11. More Information, not less.Put it in Writing! • Start with consumer friendly brochure. • Statistics and research information • Understanding Risk Factors • Info. On types of Hearing Loss • Give a list of questions to parents which they may want to ask the diagnosing Audiologist. (CDC has one available) • Info. From Parents to Parents

  12. Where are Parents on the Map? • Make Sure the whole process is explained (screen, re-screen, diagnostics) – Know the statistics • Gives Parents the power of ‘follow-up’ • Parent ‘Roadmap’ • CO Guidelines, “Parent Checklist” • Other states….

  13. FAQ’s of parents going through the screening process? • If my child fails this screening, what are the chances of hearing loss? • How reliable is this test? • Will it hurt my baby? • How much is this going to cost? • Do all babies in this country get screened? • What’s the point of screening now?

  14. Consistency in the “System” • Professional Collaboration and Education - physicians, nurses, audiologists, volunteers, screeners, Early Intervention programs, parent organizations, consumer organizations • Statewide protocols and guidelines. • Point of entry defined • Start education at the prenatal level

  15. The Journey for Families:Balancing the Emotional process • Too little information creates apathy • Too much information creates panic • The balance - Info. Increases through transitions (screen, re-screen, diagnostics, early intervention) -sensitivity to postpartum -seriousness of hearing loss -delivery of information - confident, professional, knowledgeable

  16. What We wish you hadn’t Said…. • “It’s probably just fluid in the middle ear” • “I know how you feel” • “Your baby has ‘failed’ • “ I can’t relate to any of this. I had three perfectly normal children” • “Your child has a (profound, mild, moderate) hearing loss”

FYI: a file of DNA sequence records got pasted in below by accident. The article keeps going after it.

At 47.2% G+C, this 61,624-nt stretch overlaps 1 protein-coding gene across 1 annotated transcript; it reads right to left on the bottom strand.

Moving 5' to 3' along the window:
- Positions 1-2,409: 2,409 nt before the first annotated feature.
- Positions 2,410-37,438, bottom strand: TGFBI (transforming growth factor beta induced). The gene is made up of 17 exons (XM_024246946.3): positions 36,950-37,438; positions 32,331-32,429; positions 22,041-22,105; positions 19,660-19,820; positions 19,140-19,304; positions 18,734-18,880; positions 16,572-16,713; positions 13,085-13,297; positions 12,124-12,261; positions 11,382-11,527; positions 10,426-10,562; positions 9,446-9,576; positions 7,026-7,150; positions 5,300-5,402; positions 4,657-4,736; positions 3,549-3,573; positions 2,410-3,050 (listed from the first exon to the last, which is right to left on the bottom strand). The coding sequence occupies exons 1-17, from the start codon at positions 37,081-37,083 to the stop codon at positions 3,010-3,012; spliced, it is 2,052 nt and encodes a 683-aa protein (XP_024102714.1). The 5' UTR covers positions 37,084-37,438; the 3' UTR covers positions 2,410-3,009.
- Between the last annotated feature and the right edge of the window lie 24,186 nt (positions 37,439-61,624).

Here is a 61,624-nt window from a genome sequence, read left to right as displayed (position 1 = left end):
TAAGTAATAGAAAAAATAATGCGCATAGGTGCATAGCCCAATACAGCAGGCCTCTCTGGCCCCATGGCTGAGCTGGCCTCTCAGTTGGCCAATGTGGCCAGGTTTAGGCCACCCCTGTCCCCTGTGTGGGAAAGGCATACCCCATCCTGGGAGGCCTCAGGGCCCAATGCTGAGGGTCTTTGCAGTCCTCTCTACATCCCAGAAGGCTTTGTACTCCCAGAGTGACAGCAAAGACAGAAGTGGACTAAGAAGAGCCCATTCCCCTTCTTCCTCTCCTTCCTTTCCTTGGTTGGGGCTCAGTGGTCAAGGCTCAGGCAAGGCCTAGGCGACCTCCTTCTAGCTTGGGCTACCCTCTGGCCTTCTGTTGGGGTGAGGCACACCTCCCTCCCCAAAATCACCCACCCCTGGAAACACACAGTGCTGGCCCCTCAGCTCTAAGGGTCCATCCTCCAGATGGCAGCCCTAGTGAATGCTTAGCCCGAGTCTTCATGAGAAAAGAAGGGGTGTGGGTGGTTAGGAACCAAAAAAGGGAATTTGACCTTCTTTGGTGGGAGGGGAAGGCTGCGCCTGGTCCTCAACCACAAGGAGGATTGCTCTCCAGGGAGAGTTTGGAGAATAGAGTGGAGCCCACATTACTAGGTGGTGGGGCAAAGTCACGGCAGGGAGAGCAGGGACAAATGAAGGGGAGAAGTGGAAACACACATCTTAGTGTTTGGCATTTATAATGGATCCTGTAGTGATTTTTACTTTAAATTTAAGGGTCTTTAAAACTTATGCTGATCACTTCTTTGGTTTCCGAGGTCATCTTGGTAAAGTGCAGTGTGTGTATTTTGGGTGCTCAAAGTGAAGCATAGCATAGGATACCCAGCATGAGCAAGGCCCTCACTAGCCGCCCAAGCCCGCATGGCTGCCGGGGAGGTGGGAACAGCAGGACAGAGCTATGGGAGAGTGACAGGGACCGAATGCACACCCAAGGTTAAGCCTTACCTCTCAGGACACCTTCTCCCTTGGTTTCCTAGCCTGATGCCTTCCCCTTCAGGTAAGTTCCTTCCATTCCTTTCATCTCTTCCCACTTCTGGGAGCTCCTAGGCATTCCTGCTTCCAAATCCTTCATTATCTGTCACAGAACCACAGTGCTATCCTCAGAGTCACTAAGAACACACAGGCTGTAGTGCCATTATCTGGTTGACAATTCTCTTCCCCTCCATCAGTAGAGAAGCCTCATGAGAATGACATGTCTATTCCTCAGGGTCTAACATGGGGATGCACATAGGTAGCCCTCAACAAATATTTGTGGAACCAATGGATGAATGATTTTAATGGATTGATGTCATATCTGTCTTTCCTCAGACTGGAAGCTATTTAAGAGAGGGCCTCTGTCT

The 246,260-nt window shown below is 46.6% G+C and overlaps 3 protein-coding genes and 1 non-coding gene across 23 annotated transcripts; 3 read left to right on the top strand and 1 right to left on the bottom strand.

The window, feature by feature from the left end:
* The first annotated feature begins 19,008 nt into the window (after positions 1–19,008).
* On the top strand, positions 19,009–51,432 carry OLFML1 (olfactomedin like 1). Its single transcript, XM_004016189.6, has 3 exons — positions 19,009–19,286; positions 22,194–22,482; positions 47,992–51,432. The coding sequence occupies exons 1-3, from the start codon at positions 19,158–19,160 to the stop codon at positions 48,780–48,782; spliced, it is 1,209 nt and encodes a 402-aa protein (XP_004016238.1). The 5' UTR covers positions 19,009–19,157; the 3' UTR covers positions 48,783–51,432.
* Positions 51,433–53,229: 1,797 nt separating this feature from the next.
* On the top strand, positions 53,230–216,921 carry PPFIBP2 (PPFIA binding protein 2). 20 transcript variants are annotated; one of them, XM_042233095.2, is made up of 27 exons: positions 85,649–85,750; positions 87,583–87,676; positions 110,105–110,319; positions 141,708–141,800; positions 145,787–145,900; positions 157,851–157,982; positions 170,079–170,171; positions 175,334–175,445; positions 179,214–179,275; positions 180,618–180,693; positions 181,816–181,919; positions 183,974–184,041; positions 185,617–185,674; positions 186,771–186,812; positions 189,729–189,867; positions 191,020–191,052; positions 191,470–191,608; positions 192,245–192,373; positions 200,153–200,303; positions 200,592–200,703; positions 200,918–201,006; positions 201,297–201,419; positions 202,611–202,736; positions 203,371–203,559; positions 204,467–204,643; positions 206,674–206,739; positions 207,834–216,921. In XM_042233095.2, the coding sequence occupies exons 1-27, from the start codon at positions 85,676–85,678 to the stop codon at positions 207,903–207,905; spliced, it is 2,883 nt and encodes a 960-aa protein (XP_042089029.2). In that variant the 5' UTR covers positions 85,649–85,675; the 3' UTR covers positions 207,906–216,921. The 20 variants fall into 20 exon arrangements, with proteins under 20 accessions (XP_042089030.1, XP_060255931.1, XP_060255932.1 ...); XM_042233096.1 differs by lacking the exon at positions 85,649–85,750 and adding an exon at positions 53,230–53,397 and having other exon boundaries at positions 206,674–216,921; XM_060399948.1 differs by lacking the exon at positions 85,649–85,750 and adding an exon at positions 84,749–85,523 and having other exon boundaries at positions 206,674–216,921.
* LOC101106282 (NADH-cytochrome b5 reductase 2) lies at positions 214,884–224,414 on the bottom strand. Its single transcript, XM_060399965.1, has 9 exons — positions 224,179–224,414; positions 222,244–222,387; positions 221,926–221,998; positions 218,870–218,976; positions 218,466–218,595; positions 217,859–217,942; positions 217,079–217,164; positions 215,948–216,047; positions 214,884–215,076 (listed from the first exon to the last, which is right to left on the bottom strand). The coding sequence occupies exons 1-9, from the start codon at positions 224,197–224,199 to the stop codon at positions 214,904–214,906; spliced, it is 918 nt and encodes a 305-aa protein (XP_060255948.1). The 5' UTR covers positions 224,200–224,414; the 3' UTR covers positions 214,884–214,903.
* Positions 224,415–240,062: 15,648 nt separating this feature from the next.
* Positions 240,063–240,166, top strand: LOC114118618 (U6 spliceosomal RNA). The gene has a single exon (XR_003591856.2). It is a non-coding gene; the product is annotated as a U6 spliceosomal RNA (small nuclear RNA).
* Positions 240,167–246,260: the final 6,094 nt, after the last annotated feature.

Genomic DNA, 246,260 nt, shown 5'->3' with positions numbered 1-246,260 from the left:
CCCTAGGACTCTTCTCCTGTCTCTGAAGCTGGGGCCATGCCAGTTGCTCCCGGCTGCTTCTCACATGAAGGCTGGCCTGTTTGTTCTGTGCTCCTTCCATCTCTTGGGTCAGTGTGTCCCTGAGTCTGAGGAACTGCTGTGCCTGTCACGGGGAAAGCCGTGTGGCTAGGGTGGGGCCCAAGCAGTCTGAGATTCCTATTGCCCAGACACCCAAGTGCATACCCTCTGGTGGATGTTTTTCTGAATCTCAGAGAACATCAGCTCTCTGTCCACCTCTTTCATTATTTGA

17. What We wish you had said to us….. • “Here’s a list of resources to call/contact” • “Here’s some contact information of other families who have been through this process” • “You may want to talk to professionals who know hearing loss. Here are some numbers.” • “It’s too early to tell for sure” (the final outcome) • “You are going to make it through this – just take one step at a time”

  18. What we want you to know about having a child who is deaf or hard of hearing • “I want you to know that my child who is deaf is the greatest gift I have ever received.” • “The impact of hearing loss is real, yet it is not hopeless” • “We as a family are stronger because of this journey.” • “My child is…..an honor student….a soccer player….a college graduate…..a champion swimmer…..an actress….a viola player…..”

  19. Parent’s are the most critical element in helping create a sustainable, quality EHDI system that meets the needs of the children and families we serve! PARENT POWER

  20. “Act as if what you do makes a difference – It does.” – William James The need and right to communicate is the most fundamental of human rights. To deny it is to harm the human spirit; to foster communication is to reveal all the possibilities of life. National Deaf Education Project, 2000

  21. Resources www.babyhearing.org www.handsandvoices.org www.colorado.edu/slhs/mdnc www.infanthearing.org More links from these sights